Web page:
Empowering the Warfighter Part 2: The value of knowing the customer

Familiarity with our customers’ needs allows Viasat to deliver the best technology today, not tomorrow

soldier on phone
Today's mobile phones often offer more advanced technology than some of the communications equipment soldiers have in the field. Viasat it trying to change that with a faster way of turning needs into reality.

In the world of defense, acquisition policy has become bogged down with a myriad of bureaucratic processes — what we used to call “red tape.” Such bureaucracy tends to fragment operational capabilities into programmatic and technology silos that deliver the interdependent components of operational capabilities in an unsynchronized manner, resulting in lengthy delays from a warfighter perspective. The frequent result is that it takes far too many years to deliver a much-needed operational capability — eventually solving yesterday’s problem instead of today’s, and creating critical capability gaps that put our warfighters at an unfortunate disadvantage.

Evidence of this is the fact that the typical Department of Defense (DoD) development program takes many years to reach Initial and then Full Operational Capability (IOC/FOC) – even if everything is done right! These long timelines and the lack of synchronization among mutually dependent capabilities are genuinely alarming. Meanwhile, private sector commercial technology trajectories are advancing at unprecedented rates. The stark contrast between DoD development timelines and commercial timelines means the warfighter is left at a technology disadvantage. The defense acquisition process is simply not keeping up and, as a result, the warfighter suffers.

Overcoming the capability gap on the frontline

Today’s national security threats are largely being enabled by some of these same rapid technology advancements, which are transforming threat envelopes and accelerating threat vectors at an increasingly alarming pace. Leaders within the DoD recognize that we must meet this challenge by exploiting these same commercial technology trajectories to quicken the DoD innovation cycle. Taking advantage of commercial technologies and private-sector investment will enable the DoD to maintain technology superiority by deploying advanced operational capabilities across the battlespace.

At Viasat, we agree with our senior leaders and are rallying to meet this challenge. We collaborate with DoD and allied partners around the globe, leveraging proven agile development techniques to bring the latest technology solutions to the warfighter in remarkably efficient ways. That means focusing on building greater intimacy with our customer, the end-users of battlespace technology, such that we deeply understand their most challenging problems to be solved.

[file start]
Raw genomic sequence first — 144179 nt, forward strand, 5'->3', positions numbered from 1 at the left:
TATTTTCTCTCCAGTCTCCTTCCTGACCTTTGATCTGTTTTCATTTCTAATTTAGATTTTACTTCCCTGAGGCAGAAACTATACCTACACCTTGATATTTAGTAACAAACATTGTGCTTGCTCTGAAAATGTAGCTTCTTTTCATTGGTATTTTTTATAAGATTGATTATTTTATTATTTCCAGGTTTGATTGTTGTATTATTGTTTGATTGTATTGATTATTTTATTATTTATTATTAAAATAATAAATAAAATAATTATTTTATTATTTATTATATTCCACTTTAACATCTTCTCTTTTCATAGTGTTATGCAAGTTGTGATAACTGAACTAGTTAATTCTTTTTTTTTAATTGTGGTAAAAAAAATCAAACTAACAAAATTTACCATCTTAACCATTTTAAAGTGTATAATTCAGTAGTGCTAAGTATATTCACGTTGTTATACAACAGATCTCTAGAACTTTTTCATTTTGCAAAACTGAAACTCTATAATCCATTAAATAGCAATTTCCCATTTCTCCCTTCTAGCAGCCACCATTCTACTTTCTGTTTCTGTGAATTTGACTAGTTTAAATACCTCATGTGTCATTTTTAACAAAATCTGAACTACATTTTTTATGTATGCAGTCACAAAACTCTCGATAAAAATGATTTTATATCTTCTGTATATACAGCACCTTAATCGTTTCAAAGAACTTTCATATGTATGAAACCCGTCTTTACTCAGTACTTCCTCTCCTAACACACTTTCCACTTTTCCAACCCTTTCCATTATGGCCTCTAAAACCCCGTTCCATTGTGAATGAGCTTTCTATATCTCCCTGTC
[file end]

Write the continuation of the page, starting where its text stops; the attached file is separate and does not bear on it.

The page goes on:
By thoroughly understanding our customers’ most urgent needs, we can proactively apply cutting-edge technologies to create innovative solutions that provide warfighters with new and truly remarkable operational capabilities. We then continuously evolve these capabilities over time to ensure the warfighter is never left behind on today’s technology-driven battlespace.

Case study: A better radio

A great example of this is our work on the AN/PRC-161 Handheld Link 16 radio. In just 17 months, we took the concept for this radio from the back of a napkin to successful operational assessment of a revolutionary operational capability. Today, the AN/PRC-161 radio is being used in the field to drastically improve close air support — significantly improving situational awareness, reducing the chance of friendly-fire incidents, accelerating targeting timelines, and improving mission effectiveness.

This is only one example of Viasat’s ability to rapidly transform innovative ideas and cutting-edge technologies into warfighter solutions in months rather than years. While we have done this rapid development in the tactical data links market segment with our AN/PRC-161 Handheld Link 16 radio, as well as our KOR-24A Small Tactical Terminal (STT), we have also done this in the satellite communications market segment with our Global Mobile Antenna (GMA) 5560-101 KuKarray multi-mode, multi-band antenna and our AN/TSC-241 Multi-Mission Satcom Terminal (MMT). We’ve also used this same agile development in the cybersecurity and information assurance market segment with the creation of the world’s first 100 GB encryption products.

At Viasat, our passion is developing technologies that address our customers’ most difficult problems and rapidly creating new and innovative operational capabilities that address their quickly evolving mission needs. Our position as an industry leader is based on groundbreaking technology developed by passionate teams of engineers empowered to push beyond traditional limits to find a better way. That includes anti-jam, high-capacity satellite communications; tactical mobile networking and Link 16 data links; information assurance and cybersecurity solutions; ground/air situational awareness; and intelligence, surveillance and reconnaissance services.

It is incumbent upon all of us to give America’s warfighters the best tools and technology available to keep them safe. That means providing them with ubiquitous, assured broadband connectivity and cloud-based battlespace situational awareness to help provide access to cognitive decision aids and artificial intelligence. It also means enabling them to employ machine learning to carry out new missions, even in the most difficult of environments.

Today, our team is working with customers to deliver these new lifesaving capabilities such as A.I., machine learning and assured, secure cloud connectivity to today’s warfighter, and we’re looking forward to pushing the boundaries to enable future connectivity solutions for what’s next.

 

 

Ken Peterman
About Ken Peterman 2 Articles
Ken Peterman is president of Government Systems at Viasat.